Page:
The Tomatometer rating – based on the published opinions of hundreds of film and television critics – is a trusted measurement of movie and TV programming quality for millions of moviegoers. It represents the percentage of professional critic reviews that are positive for a given film or television show.
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The Tomatometer is 59% or lower.
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This weekend, making more money than all other films combined, the super hero sequel Thor: The Dark World descended upon the box office and crushed all rivals delivering the fourth biggest opening weekend of the year. Distributed by Disney, the Marvel tentpole bowed to an estimated $86.1M from 3,841 locations for a muscular $22,418 average including higher-priced tickets from 3D and IMAX screens.
Debuting to an estimated $28M, the effects-driven futuristic action pic Ender's Game landed in the number one spot with a performance that was reasonably good, but not especially impressive for an expensive production. Based on the best-selling novel, the PG-13 film averaged $8,218 from 3,407 locations including higher-priced IMAX and other large-format screens. Reviews were mixed for the Lionsgate release and the CinemaScore grade was a middling B+. Tapping into a built-in audience, not having any standout buzz, and facing the arrival of Thor: The Dark World next weekend, Game is not likely to last very long and should finish up with a front-loaded theatrical run.
Continuing a banner year for R-rated comedies, Paramount's prank flick Jackass Presents: Bad Grandpa debuted at number one putting an end to the three-week reign of Gravity which neared the $200M mark in the process. Overall ticket sales saw a healthy gain compared to a year ago.
Grossing more than all the new releases combined, the space smash Gravity led the North American box office with ease for the third straight time collecting an estimated $31M. The Warner Bros. blockbuster displayed tremendous legs once again by slipping only 28% allowing the 17-day cume to soar to an eye-popping $170.6M. Only one 2013 film has grossed more in its third weekend - the year's top hit Iron Man 3 which did $35.8M. And The Butler was the only other film this year to spend three weeks at number one with its third frame winning only thanks to a holiday.
This weekend, Alfonso Cuaron's space thriller Gravity easily held on to the box office crown, Tom Hanks had his biggest opening in nearly five years, only one family film is playing in over 500 theaters, and those were the only films to make more than $4M this weekend.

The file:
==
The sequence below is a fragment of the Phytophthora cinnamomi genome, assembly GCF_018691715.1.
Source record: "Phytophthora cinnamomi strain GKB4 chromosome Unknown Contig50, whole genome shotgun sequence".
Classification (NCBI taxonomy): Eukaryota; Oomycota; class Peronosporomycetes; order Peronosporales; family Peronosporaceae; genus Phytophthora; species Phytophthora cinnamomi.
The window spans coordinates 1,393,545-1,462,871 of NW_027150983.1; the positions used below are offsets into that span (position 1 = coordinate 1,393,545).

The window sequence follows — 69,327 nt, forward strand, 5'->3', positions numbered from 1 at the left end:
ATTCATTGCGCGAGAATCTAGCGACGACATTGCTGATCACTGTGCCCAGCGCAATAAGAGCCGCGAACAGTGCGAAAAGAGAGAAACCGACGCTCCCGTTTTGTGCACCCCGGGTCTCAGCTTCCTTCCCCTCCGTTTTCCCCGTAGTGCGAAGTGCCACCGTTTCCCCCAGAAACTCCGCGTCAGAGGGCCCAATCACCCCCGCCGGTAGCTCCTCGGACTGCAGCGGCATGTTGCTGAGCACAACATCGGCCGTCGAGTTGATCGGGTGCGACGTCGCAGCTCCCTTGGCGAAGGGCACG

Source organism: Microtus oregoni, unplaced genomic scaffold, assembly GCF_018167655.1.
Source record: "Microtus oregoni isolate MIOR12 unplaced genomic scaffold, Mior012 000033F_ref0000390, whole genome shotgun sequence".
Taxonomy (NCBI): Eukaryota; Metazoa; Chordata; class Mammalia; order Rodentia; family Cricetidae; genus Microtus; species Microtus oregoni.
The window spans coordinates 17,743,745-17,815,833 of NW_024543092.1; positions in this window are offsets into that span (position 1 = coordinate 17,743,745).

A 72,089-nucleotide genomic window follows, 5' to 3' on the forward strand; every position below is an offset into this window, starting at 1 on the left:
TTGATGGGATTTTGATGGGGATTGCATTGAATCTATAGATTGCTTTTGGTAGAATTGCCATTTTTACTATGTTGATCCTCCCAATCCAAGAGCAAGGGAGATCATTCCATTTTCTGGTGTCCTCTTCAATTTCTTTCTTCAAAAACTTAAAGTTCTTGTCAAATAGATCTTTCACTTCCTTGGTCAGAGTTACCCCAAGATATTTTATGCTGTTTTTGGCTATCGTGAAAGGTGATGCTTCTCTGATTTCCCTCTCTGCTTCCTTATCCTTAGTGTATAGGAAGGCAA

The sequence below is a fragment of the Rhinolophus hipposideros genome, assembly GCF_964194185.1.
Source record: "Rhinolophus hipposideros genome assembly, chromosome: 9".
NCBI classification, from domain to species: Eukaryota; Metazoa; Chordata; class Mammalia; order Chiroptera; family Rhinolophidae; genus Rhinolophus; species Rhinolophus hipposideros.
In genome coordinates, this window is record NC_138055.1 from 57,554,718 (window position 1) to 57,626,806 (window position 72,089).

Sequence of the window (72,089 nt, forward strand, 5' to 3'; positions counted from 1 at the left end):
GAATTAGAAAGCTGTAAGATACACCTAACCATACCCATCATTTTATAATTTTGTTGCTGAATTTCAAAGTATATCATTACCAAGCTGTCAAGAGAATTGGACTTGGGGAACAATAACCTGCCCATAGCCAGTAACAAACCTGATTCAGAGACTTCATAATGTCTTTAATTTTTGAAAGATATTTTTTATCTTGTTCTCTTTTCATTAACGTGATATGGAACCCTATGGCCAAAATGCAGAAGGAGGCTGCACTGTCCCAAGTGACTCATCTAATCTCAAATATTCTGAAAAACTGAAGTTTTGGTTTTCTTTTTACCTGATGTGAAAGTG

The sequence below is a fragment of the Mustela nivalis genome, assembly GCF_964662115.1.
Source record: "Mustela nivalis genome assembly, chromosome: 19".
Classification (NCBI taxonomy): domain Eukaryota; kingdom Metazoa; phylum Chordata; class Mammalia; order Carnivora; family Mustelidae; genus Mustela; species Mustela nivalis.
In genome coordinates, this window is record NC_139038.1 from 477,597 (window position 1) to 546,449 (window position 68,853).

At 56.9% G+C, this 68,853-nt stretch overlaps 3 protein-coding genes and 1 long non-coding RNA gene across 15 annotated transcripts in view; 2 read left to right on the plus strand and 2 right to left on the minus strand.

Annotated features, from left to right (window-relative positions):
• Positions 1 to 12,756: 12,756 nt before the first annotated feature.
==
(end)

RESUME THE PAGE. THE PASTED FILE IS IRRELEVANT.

Alfonso Cuarón's outer space survival thriller Gravity defied conventions both creatively and commercially and smashed the opening weekend record for October with a sensational $55.6M, according to estimates, to lead the North American box office accounting for half of all ticket sales in the top ten. The Warner Bros. release starring Sandra Bullock and George Clooney took advantage of a perfect storm of sensational reviews, strong starpower, and awards buzz attracting a huge turnout which was especially impressive given that it was an original film with no built-in audience. It opened like a summer tentpole.
This weekend, Sony hit the top spot in North America with its new animated sequel Cloudy with a Chance of Meatballs 2 which grossed more than the frame's other three wide openers combined. The PG-rated 3D pic bowed to an estimated $35M from an ultrawide 4,001 theaters delivering a $8,748 average. Compared to the first Cloudy from this same month four years ago, the sequel's opening weekend gross was 16% higher but its average fell 10%. The original, also in 3D, was released in nearly 900 fewer locations bowing to $30.3M on its way to $124.9M, or four times its opening weekend.
North American audiences drove the well-reviewed kidnapping thriller Prisoners to the number one spot with a solid opening of $21.4M, according to estimates. The Warner Bros. release averaged a commendable $6,574 from 3,260 locations and marks the studio's fifth top spot debut of the year.
Fall moviegoers were in the mood to be scared as the horror sequel Insidious Chapter 2 dominated the North American box office with a spectacular opening that ranked among the best of all-time for its genre. FilmDistrict's follow-up to its 2011 sleeper hit thriller bowed to a stunning $41.1M, according to estimates, averaging a sensational $13,463 from 3,049 locations.